Multiple Sclerosis Symptoms

Multiple Sclerosis Symptoms

Multiple Sclerosis Symptoms
Symptoms of multiple sclerosis (MS) vary from patient to patient. Central neuropathic pain, a constant burning sensation affecting the limbs, is the most common pain symptom among sufferers. Poor digestion is another frequent complaint. Check out our expert answers to learn more, including the best ways to manage your MS symptoms.

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    Fatigue is one of the most common symptoms of multiple sclerosis. Fatigue may be a primary symptom or it may be the result of other symptoms, such as weakness or pain. Some MS-related fatigue is constant, while some pain comes and goes. Fatigue is a highly treatable symptom of multiple sclerosis. Keep a diary of your energy level and bring these notes to your doctor to help assess your treatment options.
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    A , Neurology, answered
    Is poor digestion a common complaint among MS patients?
    Poor digestion is one of the most common multiple sclerosis symptoms. In this WisePatient video, I will explain the link between digestive issues and chronic diseases like MS.
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    A , Neurology, answered

    A description of the clinical picture of multiple sclerosis (MS) includes symptoms, the patient's complaints, and signs, what the doctor finds in an examination, such as a change in the knee-jerk reflex test. Together, they are called "findings" and are the principal clues to accurate diagnosis and eventual prognosis.

    Symptoms and signs are most commonly believed to be the result of MS lesions causing disturbances in electrical conduction in one or more of three general sites in the central nervous system - the optic nerve, the brain stem-cerebellum, and the spinal cord. As each area controls particular functions of the central nervous system, the location of the lesion will determine the type of attack. For example, an optic nerve lesion may cause blurred vision, blind spots, or a decrease in brightness. A brain stem-cerebellar lesion can cause dizziness or double vision or balance and coordination trouble. Spinal cord lesions give rise to symptoms such as weakness or numbness of the limbs. Occasionally, signs and symptoms are caused by lesions in a fourth area, the cerebrum. This area, however, remains something of a puzzle.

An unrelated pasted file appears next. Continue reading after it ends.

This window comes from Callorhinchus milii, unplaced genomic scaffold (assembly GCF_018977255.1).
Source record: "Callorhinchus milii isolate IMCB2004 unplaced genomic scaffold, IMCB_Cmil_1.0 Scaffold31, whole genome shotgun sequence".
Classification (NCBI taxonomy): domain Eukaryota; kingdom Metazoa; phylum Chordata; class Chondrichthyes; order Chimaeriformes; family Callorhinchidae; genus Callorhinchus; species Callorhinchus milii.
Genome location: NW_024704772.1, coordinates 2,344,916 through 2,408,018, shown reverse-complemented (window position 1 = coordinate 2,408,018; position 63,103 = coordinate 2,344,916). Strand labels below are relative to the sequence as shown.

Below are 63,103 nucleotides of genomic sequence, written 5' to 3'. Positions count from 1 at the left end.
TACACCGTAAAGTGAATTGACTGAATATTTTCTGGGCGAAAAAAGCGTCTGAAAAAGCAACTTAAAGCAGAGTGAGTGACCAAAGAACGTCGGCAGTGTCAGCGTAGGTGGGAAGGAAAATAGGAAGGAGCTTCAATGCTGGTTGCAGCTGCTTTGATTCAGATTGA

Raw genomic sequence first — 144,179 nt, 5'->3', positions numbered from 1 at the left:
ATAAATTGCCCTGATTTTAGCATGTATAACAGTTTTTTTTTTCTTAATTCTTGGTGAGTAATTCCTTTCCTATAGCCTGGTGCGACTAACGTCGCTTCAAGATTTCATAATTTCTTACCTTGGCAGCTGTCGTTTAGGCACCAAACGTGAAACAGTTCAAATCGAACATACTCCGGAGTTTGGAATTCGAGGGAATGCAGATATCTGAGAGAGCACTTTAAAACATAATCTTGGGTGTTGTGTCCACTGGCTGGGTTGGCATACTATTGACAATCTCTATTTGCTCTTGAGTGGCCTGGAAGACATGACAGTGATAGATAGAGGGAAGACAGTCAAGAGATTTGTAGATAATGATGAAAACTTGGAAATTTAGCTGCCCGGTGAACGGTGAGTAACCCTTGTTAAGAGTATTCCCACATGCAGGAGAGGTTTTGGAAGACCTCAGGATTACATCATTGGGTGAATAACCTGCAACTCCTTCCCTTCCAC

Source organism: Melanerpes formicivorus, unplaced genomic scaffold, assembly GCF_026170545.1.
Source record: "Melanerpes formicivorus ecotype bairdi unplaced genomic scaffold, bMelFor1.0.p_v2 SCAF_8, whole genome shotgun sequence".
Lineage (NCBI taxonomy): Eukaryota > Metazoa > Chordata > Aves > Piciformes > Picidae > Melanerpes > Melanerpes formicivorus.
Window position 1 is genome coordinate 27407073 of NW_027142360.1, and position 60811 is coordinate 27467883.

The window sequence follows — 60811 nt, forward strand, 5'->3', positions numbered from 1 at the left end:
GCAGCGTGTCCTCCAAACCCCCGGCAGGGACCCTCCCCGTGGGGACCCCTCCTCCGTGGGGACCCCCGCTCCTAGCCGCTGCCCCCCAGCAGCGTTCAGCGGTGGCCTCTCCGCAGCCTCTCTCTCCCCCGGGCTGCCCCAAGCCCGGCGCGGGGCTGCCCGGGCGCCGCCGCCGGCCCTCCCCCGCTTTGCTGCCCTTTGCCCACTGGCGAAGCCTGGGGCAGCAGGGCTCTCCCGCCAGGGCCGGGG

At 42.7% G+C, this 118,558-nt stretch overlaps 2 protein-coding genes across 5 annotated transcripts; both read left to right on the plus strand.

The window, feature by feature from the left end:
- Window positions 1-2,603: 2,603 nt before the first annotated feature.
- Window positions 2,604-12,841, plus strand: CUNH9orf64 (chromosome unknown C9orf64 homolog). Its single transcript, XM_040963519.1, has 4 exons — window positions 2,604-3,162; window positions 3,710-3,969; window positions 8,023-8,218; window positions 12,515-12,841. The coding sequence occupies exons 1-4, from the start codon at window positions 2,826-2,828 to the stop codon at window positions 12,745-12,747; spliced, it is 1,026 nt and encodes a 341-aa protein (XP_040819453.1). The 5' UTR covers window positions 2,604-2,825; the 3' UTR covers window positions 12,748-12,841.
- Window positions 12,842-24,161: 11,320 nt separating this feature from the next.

Although the pathological lesions of MS are very common there, cerebral signs and symptoms are relatively rare. This discrepancy between lesions and clinical signs and symptoms is one of the great curiosities of MS; many, possibly most, MS plaques are "silent." In fact, a January 1986 study at the Neurologic Institute of the Millard Fillmore Hospital in Buffalo, New York, found that 75 percent of all lesions were "clinically silent."

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    Myokymia is an annoying twitching or fluttering of the eyelid muscles. It may come and go in many people with multiple sclerosis (MS). Vision itself is not actually affected. Myokymia can be seen in some people without MS as well. Stress, sleep deprivation, and caffeine may make it act up in some.
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    Urinary urgency is a very common primary symptom of multiple sclerosis (MS). It can be caused by a bladder that is triggered to empty even if a very small amount of urine is present, or a bladder that overfills and does not empty completely. When the bladder fails to empty, the remaining urine, called residual, can cause an infection.